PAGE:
Polish Artist Paints Nightmares And They're Both Beautiful And Terrifying

by Elana

Zdzisław Beksiński was a Polish born painter, photographer, and sculptor. In his early adult life he studied architecture and for a brief time was a construction site supervisor where he would often use leftover and discarded material to create sculptures. Unhappy with his career, he went on to focus on some seriously iconic and unique artwork, primarily his paintings known for their "dystopian realism."

Before his tragic murder in 2005, Beksiński was no stranger to death and misfortune. His wife, Zofia, died in 1998; a year later, on Christmas Eve, his son Tomasz committed suicide. Despite his grim artwork and his unfortunate life events, Beksiński was described as "a pleasant person who took enjoyment from conversation and had a keen sense of humor." Today, while we look at his intriguing art, we are left to interpret at will, because Beksiński himself was not fond of offering answers to what his work "meant."

Broken without you.

The pain of losing the love of your life must be unbearable.

Broken without you.

Inescapable

Morbid and horrifying.

Inescapable

Through the glass.

Is there always another way? Another path?

Through the glass.

Weary Traveller

Judgment is all around us.

Weary Traveller

Apocalypse

A dark desert or a lonely post-apocalyptic scene?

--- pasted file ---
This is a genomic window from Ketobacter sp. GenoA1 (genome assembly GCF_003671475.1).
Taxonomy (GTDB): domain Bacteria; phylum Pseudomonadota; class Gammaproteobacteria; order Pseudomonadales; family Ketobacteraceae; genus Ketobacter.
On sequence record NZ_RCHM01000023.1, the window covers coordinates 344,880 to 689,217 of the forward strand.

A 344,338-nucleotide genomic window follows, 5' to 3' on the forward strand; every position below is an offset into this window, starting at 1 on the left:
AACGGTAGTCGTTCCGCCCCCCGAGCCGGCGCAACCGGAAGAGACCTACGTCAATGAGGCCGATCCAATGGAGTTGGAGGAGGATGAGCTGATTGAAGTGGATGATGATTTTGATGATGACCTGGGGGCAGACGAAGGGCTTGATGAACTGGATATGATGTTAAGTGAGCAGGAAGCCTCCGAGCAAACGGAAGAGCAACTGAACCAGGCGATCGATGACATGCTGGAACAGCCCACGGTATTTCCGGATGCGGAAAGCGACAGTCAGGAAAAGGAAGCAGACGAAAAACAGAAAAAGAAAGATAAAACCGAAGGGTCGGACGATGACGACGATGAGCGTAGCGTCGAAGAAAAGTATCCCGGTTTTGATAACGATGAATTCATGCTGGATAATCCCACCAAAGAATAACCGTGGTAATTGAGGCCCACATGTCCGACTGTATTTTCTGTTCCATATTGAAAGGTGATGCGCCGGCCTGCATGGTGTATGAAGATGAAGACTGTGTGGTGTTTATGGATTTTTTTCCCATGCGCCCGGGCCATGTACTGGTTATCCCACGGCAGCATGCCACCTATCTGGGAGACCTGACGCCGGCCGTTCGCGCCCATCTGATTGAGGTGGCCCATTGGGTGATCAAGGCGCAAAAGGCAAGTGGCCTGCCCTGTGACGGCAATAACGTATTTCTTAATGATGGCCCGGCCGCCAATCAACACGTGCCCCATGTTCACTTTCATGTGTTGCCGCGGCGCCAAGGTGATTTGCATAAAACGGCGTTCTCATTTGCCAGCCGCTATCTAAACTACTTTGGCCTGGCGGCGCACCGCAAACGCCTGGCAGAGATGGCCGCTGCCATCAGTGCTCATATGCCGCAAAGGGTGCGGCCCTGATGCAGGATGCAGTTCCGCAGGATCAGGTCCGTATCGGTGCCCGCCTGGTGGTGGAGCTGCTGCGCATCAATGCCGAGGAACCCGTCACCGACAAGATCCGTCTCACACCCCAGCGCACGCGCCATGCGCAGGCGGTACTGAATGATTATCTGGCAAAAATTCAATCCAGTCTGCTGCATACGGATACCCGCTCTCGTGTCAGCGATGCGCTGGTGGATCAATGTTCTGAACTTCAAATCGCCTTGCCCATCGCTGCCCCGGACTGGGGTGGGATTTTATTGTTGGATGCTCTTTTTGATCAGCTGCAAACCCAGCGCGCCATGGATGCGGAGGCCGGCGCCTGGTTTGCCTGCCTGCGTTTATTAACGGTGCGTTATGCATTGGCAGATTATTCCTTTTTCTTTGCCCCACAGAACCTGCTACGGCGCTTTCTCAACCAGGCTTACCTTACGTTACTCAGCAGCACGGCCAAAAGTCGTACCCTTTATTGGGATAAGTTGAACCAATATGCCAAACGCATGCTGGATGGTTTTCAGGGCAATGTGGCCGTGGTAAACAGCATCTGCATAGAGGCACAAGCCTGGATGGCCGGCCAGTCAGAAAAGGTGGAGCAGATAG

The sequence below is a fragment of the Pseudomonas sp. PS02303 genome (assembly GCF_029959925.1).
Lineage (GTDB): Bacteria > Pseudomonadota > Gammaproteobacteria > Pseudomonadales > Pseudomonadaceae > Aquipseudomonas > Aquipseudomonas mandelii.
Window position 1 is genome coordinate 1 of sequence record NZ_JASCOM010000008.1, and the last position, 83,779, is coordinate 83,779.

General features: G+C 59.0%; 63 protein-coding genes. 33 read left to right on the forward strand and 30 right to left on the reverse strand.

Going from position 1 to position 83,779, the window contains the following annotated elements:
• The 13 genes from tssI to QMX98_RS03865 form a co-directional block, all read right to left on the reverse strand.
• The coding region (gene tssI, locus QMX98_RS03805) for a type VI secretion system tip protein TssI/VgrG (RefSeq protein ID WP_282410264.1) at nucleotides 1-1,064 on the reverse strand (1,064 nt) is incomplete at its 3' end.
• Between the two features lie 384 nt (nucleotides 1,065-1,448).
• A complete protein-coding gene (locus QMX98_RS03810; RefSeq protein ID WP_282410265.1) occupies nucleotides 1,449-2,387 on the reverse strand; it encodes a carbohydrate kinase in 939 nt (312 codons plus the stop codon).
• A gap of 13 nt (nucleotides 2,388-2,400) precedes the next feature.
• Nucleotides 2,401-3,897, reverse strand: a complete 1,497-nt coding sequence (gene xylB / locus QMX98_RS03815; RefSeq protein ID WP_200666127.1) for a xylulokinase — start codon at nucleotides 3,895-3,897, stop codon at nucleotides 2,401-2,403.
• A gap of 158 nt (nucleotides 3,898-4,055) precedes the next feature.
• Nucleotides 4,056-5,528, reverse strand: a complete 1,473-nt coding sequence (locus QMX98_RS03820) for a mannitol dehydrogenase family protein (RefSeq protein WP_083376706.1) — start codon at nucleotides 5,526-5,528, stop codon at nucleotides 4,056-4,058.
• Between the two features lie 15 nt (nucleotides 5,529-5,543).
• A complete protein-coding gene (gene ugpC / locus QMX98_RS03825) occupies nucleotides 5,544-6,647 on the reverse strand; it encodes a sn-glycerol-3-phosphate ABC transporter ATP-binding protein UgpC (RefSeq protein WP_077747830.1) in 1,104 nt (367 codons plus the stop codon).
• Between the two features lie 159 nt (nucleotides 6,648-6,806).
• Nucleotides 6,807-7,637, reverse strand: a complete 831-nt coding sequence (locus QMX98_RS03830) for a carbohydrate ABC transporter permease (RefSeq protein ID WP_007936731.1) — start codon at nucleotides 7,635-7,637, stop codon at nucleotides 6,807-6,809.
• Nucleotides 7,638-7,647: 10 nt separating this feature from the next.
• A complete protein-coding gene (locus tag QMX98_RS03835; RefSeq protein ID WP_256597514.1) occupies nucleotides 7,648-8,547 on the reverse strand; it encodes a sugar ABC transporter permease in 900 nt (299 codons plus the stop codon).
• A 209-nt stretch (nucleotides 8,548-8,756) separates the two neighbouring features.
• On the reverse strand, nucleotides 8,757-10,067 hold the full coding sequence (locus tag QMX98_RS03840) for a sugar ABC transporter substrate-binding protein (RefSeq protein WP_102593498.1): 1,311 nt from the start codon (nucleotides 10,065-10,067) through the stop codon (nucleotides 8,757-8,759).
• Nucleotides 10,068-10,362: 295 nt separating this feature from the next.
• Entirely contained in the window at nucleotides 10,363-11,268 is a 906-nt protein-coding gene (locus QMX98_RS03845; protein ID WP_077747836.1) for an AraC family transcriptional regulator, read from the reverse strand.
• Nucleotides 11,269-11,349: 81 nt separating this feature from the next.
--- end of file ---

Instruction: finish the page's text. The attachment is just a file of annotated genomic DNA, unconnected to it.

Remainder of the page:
Apocalypse

Approach

If you could walk up to a wall of death, would you?

Approach

Creeping.

What is this burden on the artist's soul?

Creeping.

A graveyard?

Or a hill with countless portals to Hell?

A graveyard?

Don't walk alone at night.

Dark, mysterious figures loom in so much of his artwork.

Don't walk alone at night.

Something divine.

Or evil, we're not sure. Maybe a little bit of both.

Something divine.

A pale rider.

Death, loss, longing. Is this piece of artwork a symbol from his life experiences? We will never know.

A pale rider.

Fire and creatures.

If this wasn't a polish painting, you might think it was an art board from an upcoming horror flick or video game. It's dark and eerie.

Fire and creatures.

Painful truth

We find ourselves wondering if this art is symbolic of Beksiński finding his son's corpse? He reportedly never came to terms with the death/suicide.

Painful truth

Blind

A guide, a voice, watching over?

Blind

Is this a mental photograph of a nightmare?

Or a fleeting thought of death and repair?

Is this a mental photograph of a nightmare?

The dead approach.

Demons of your nightmares crowd in around you... you'd wake up breathless, gasping for air.

The dead approach.

Torture

Sometimes the most pain in our lives comes from within.

Torture

The dead have to go somewhere.

War and death are feeding someone. Perhaps he knew this more than others at the time.

The dead have to go somewhere.

War

War is death. Nothing but death.

War

Ever present demon.

Guiding the young, tortured soul.

Ever present demon.

Archaic Ruins

Eventually all of our beautiful buildings will be ancient ruins, a depiction of the war we sought on this globe.

Archaic Ruins

Alone in a field of bones.

Horrifying imagery.

Alone in a field of bones.

There is almot too much to unpack here.

You could look at this for hours, days, or weeks, and probably still not see every intricate and terrifying detail.

There is almot too much to unpack here.

Red and flesh.

What ran through his mind when he painted this?

Red and flesh.

Created creatures of the darkness.

Looming in the night, looking or hunting...

Created creatures of the darkness.

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